Eric Rubin’s Journal: East vs West

Jan. 26th – East vs West

Today I’m traveling to the East Coast, specifically Virginia Beach. I look forward to posting some of the differences we see in Tequila knowledge here vs the West Coast. The numbers do show that considerably more 100% agave Tequila is consumed west of the Mississippi, so from that might assume that the knowledge level is higher out west. But is it true?

January 27th – East vs West

After one day I can say that the selections of 100% agave brands out west is way, way more impressive than what I saw today, and I do think more Tequila aficionados reside out west. But, to be fair to people here, a lot of what is sold to people in bars and restaurants out west is not dictated by the consumer. Their choices (i.e. back bars and cocktail lists) are put together by bartenders and beverage managers that are more knowledgeable due to their proximity to Mexico and long history of Anglo-Latino cultural exchange in their communities.

Friday Fact: The Enormous Agave Flower

There’s nowhere better to learn about the miraculous spiky plant that give us Tequila than the agave growing estates of Jalisco, Mexico. There is one thing, however, you wont see anywhere agave is cultivated–the flower that is produced when the plant reaches sexual maturity.

Depending on the the climate, soil, and other factors, Blue Weber agaves can take anywhere from 5 to 50 years (usually 8-12) to mature. In the wild the stalk shoots up, the plant flowers, and bats come in to pollenate. On estates, however, It is precisely at this point, before the flowering occurs, that Jimadors come in to harvest the agave. While it might seem strange to prevent your crop from naturally propagating itself, timing the harvest this way is absolutely essential.

The stalk that is produced when an agave flowers is so large (commonly over 10 ft), and grows so fast (as little as 3 or 4 days) that the effort of flowering actually kills the rest of the plant by siphoning away essential nutrients. Moreover, these nutrients (mostly sugars) are essential to Tequila production. Without them, there is nothing to ferment, distill, bottle and enjoy. Watch this video of a 30ft agave stalk that sprouted in Boston greenhouse and you’ll understand how the process can be so draining on the plant.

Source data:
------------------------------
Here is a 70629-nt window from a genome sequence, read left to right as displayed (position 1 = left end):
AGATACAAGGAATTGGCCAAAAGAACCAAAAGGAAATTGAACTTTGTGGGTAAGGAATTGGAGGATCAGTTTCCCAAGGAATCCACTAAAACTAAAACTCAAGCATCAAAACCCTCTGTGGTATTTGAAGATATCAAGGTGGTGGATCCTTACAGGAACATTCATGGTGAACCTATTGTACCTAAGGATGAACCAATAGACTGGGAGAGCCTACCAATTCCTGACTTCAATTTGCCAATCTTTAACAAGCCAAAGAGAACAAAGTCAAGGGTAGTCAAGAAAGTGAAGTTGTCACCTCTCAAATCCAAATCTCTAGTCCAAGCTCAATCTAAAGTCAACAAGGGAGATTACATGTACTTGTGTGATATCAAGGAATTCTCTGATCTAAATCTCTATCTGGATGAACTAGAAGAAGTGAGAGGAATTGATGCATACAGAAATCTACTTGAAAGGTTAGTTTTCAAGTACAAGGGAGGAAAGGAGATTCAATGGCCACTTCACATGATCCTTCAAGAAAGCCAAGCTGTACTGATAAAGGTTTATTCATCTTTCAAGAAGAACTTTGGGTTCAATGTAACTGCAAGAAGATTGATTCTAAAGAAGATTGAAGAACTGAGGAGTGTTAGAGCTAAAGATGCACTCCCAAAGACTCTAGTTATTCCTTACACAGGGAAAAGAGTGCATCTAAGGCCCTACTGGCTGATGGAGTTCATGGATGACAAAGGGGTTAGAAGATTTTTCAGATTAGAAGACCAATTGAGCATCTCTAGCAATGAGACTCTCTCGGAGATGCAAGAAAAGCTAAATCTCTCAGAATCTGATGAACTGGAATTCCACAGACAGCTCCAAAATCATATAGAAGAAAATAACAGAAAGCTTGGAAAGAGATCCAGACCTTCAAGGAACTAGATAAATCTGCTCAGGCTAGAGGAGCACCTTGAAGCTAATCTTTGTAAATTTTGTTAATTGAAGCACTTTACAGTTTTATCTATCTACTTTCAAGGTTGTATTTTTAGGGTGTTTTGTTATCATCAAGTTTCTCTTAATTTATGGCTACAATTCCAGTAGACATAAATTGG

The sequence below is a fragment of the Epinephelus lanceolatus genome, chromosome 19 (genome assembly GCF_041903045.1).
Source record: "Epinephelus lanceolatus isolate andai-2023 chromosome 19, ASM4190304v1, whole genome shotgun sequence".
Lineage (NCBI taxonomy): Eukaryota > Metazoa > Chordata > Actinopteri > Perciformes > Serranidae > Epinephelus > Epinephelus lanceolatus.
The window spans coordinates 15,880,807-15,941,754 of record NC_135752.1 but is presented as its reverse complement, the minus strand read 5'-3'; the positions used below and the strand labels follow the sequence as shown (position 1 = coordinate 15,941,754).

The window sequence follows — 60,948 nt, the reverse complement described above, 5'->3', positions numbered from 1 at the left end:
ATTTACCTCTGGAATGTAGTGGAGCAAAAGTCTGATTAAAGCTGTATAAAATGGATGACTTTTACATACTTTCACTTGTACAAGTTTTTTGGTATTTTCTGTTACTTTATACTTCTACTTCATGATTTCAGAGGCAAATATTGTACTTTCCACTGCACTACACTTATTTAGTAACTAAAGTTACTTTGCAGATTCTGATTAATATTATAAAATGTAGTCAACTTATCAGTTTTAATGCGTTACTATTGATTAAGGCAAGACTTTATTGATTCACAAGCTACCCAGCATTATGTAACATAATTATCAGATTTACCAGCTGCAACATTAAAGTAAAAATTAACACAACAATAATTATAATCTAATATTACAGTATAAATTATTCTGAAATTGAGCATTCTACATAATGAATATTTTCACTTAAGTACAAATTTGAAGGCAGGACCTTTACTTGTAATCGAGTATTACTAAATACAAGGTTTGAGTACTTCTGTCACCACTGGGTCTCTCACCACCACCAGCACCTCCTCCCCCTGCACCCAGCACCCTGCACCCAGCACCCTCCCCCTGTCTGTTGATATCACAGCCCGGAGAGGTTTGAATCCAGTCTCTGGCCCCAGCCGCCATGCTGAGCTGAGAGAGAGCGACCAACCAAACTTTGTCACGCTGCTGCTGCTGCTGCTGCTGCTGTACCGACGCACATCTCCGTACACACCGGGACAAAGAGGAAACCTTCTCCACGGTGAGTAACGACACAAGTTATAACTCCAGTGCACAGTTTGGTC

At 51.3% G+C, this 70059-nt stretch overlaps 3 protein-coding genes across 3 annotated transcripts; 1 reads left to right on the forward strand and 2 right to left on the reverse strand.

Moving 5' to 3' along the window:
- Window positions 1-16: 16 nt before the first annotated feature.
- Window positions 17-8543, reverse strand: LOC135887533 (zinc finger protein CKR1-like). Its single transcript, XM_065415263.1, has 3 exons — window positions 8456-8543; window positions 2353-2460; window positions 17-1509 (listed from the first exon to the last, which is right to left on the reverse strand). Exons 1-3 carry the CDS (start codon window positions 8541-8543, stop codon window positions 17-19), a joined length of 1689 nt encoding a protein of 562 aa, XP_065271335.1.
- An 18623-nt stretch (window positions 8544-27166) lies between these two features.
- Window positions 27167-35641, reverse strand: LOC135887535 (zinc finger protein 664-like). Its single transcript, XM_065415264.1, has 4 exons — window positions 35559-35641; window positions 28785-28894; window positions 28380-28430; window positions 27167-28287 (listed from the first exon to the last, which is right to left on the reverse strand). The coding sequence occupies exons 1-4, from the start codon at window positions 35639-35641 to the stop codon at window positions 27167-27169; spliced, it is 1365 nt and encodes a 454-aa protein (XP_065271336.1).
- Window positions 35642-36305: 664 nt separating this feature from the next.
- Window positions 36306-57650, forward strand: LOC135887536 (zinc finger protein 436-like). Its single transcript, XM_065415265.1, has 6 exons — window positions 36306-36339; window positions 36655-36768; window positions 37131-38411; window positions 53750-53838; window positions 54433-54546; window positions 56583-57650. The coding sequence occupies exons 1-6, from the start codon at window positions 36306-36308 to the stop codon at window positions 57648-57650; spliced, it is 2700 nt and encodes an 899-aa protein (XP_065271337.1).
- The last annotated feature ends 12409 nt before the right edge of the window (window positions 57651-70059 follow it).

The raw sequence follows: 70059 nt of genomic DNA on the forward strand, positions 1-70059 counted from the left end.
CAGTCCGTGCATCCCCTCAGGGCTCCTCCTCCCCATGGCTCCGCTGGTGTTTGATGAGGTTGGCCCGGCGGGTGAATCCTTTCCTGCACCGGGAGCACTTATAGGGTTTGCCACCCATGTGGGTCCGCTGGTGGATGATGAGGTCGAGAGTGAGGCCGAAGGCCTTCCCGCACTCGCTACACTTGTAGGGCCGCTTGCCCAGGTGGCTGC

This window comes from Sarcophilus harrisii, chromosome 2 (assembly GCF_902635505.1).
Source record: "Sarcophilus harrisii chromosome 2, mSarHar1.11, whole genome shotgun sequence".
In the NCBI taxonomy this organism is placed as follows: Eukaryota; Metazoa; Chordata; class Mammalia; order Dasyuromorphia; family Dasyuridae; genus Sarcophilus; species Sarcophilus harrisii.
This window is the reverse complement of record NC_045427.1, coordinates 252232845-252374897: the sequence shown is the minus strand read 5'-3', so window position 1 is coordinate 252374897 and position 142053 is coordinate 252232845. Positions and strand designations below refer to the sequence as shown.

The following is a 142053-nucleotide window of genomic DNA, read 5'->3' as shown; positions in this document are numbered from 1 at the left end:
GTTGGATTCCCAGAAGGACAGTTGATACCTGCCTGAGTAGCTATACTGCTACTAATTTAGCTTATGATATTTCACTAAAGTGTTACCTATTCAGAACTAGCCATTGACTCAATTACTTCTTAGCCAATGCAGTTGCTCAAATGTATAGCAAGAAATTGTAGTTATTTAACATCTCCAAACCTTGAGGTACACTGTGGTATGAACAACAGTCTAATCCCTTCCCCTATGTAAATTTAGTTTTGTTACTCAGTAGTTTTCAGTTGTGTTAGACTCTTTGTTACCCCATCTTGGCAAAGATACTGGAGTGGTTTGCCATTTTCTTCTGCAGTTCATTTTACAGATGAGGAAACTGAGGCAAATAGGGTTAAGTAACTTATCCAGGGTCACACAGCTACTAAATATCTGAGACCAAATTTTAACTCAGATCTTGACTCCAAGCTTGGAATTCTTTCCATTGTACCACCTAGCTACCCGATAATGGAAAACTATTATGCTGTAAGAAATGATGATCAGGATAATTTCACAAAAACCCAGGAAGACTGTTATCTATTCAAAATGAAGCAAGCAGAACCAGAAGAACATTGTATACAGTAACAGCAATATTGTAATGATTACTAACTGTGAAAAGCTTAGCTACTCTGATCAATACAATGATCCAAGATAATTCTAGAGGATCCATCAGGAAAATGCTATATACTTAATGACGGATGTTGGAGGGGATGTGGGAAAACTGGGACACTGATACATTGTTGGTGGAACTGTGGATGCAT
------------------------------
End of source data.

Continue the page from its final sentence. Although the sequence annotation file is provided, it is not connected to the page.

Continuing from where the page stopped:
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To learn more about how agaves do reproduce when they are being grown on estates, check out this old blog post.

Friday Fact: Etymology of Tequila

Everybody knows Tequila is a (tasty) spirit. Surprisingly few know that it’s also a place.

The town of Tequila (site of Tres Agaves Tequila’s distillery) is nestled comfortably in the valley of Tequila, below the Tequila Volcano.

By my count, that’s four different things, all going by the same name.  Why is everything in sight down there called ‘Tequila’, and what does it mean? The authorities differ on this point.

Most agree that the term comes from an ancient Nahuatl word. It has been variously taken to mean ‘place of tribute’, and ‘place of work’ on one end of the spectrum, and ‘place of taxes’, ‘place of tricks’ on the other.

Other theories of the word’s original meaning center around the Tequila Volcano that looms over over the town. For instance, some believe that Tequila should be translated as ‘the rock that cuts’, a reference to the obsidian that is abundant in the area. At least a few others think Tequila is a corruption of ‘tetilla’, implying that the locals thought the mountain looked like a small breast.

Tequila isn’t Nahuatl’s only contribution to modern parlance. According to Wikipedia all of the following words and more can be traced back to this indigenous Mexican group of languages:

achiote, aguacate, cacahuate, chile, chipotle, chocolate, coyote, guacamole, jícara, jitomate, mezcal, mezquite, mole, nopal, popote, pozole, quetzal, tamal, tomate.

“Frieday” Fact: La Paloma

In the US, margaritas drive us wild, and for good reason–agave and lime go together like peanut butter and jelly.

But what is the most popular cocktail in Mexico? Chances are you may not have run across the refreshing combination of grapefruit soda, Tequila and lime that our southern neighbors call ‘La Paloma’, or ‘The Dove’. Usually made using Squirt, La Paloma is said to have been invented at ‘La Capilla’ (The Chapel), an awesome little bar just down the street from Tres Agaves’ own distillery in the town of Tequila.

It may be small, but La Capilla and its nearly 90 year old proprietor Don Javier Delgado Corona are a prolific bunch–check out the previous Tres Agaves Life post on ‘La Batanga’, another of Don Javier’s creations.

Here’s the Ultimate Cocktail Challenge’s recipe for La Paloma

  • 2 ounces tequila
  • ½ ounce limejuice
  • 2 ounces grapefruit soda
  • lime wedge garnish
  • Preparation: Build in Collins glass with ice and add tequila and lime juice. Top with grapefruit soda. Garnish with half grapefruit wheel.

The Inspiration Behind Tres Agaves

What do you need to come up with a simply great name like Tres Agaves? A trip to the Los Altos region in Jalisco for an amazing outdoor fiesta certainly helps. And if you’re lucky you’ll get some inspiration from the view. Tres Agaves Founder Eric Rubin explains…